Don't forget about "Safe mode" *yuck*
    Indeed, I also wonder every now and again why PHP is so popular. It's not like it's the best language out there. I guess it's mostly due to it being easy to install so a lot of hosts installed it. Quite frankly, I would be quite happy to switch to another language, like perl, or Google Go, or maybe even something like erlang. And for those wondering, no, not Node JS.

    Quote Originally Posted by Jeff Mott View Post
    PHP's only redeeming feature is that it evolves quickly, and a lot of these warts have been fixed. Of course, some warts like "==" still exists, but I can deal with that. Plenty of other popular languages, such as JavaScript or C++, have parts that we consider bad or dangerous. But we can use linters to force ourselves to only use the good parts. For JavaScript, we have jshint/lint. For PHP, we have CodeSniffer. I don't hear about it being used very often, but we could integrate it into our automated tests.
    Yes, it is always to the programmer to use the tool the right way. But it becomes quite a pain when a language has multiple right ways for some things and no right way for others.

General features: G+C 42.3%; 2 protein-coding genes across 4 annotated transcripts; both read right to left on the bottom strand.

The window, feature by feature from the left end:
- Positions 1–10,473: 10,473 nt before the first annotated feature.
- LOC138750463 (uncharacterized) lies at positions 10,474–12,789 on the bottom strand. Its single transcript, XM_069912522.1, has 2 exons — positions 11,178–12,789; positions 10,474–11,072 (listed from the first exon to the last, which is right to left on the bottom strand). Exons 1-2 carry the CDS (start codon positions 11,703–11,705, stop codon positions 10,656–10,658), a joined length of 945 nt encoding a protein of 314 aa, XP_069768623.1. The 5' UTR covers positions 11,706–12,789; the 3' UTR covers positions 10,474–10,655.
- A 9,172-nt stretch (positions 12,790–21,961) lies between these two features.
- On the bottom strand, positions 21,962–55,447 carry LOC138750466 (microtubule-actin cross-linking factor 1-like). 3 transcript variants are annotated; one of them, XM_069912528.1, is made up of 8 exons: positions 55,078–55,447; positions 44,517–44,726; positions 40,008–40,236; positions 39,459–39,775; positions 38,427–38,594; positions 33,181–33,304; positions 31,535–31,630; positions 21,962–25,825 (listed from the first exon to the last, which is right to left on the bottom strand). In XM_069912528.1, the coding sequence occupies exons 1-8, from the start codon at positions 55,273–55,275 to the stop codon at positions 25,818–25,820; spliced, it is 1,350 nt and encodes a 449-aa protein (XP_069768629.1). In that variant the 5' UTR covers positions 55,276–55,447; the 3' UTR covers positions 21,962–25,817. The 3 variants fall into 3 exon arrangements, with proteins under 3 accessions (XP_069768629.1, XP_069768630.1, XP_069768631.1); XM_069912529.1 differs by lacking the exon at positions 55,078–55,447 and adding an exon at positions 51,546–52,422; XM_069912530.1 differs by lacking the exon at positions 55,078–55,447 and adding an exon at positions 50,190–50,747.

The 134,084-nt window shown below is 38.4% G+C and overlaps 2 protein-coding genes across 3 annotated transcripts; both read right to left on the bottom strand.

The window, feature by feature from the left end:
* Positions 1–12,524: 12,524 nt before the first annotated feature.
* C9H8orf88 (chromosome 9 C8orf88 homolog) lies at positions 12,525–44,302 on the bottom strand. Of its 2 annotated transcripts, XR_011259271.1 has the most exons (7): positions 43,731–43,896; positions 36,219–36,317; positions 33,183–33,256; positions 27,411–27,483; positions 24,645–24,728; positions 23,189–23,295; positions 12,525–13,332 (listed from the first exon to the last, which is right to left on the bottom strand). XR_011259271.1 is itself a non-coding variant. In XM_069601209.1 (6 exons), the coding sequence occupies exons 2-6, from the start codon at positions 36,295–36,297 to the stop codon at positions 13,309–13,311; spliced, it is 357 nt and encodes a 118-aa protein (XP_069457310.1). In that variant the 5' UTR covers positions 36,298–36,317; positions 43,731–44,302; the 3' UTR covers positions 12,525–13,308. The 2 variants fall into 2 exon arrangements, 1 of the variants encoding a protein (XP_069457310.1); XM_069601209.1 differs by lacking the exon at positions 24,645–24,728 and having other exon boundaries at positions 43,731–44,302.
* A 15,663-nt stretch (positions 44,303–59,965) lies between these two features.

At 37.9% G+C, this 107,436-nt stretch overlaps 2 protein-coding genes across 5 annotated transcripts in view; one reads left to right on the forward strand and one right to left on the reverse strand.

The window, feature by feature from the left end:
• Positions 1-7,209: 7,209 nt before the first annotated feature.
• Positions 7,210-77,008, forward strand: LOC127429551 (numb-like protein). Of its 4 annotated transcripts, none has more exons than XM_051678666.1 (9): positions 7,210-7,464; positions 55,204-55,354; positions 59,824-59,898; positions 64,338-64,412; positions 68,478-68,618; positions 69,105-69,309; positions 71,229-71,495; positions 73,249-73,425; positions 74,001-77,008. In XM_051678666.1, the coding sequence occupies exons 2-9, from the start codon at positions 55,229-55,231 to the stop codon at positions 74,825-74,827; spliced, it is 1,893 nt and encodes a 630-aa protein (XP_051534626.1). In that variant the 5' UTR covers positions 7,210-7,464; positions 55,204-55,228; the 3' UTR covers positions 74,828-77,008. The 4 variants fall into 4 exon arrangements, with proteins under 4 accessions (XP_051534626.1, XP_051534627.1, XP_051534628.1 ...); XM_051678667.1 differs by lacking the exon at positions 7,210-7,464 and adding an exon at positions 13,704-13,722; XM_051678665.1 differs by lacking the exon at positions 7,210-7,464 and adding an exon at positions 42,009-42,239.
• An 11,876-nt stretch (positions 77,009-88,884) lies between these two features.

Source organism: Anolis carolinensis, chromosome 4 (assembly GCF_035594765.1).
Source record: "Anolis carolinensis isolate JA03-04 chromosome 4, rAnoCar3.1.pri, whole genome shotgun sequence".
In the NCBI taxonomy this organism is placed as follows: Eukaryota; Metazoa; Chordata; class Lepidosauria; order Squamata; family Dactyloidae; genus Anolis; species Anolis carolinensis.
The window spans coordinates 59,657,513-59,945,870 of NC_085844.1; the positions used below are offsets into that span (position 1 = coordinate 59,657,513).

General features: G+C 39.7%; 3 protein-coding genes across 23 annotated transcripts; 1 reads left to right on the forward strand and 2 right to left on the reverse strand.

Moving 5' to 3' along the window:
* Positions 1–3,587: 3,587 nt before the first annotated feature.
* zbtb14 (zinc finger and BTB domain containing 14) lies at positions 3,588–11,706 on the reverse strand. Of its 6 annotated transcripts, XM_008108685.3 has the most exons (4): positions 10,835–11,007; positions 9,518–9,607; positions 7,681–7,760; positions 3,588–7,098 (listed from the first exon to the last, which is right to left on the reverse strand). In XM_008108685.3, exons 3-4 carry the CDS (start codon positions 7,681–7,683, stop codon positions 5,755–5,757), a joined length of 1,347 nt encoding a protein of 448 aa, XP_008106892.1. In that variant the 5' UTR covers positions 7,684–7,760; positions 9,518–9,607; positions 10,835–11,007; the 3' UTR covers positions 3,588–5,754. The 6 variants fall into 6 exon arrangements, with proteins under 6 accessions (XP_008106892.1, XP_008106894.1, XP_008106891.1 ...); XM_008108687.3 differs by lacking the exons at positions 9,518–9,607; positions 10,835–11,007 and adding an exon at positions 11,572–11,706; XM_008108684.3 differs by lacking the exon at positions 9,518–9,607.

For PHP 6 I'm hoping they will finally clear up the needle/haystack mess, use Exceptions for everything, and stop returning false for functions for which 0 is also a valid return value. Also get some consistency and change weird names like tempnam to tempname, etc, etc (I could go on for a while, you get my point).
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  8. #8
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    All, nice, all unlikely, unless they use a legacy namespace to bottle up all the legacy functions.

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    Quote Originally Posted by ScallioXTX View Post
    For PHP 6 I'm hoping they will finally clear up the needle/haystack mess, use Exceptions for everything, and stop returning false for functions for which 0 is also a valid return value. Also get some consistency and change weird names like tempnam to tempname, etc, etc (I could go on for a while, you get my point).
    True multithreading.

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    Quote Originally Posted by ScallioXTX View Post
    Indeed, I also wonder every now and again why PHP is so popular.
    Plus it runs on a variety of operating systems (including Linux) which makes it a relatively "free" server when it comes to software (no licenses required). Of course, you still need someone with the know how to set it up, and set it up right, but that was a big advantage for the language.

    Quote Originally Posted by K. Wolfe View Post
    True multithreading.
    Seconded! I've wished for that for a few years now (darn you .NET and the ease you make multi-threading become!!).

  11. #11
    @php.net Salathe's Avatar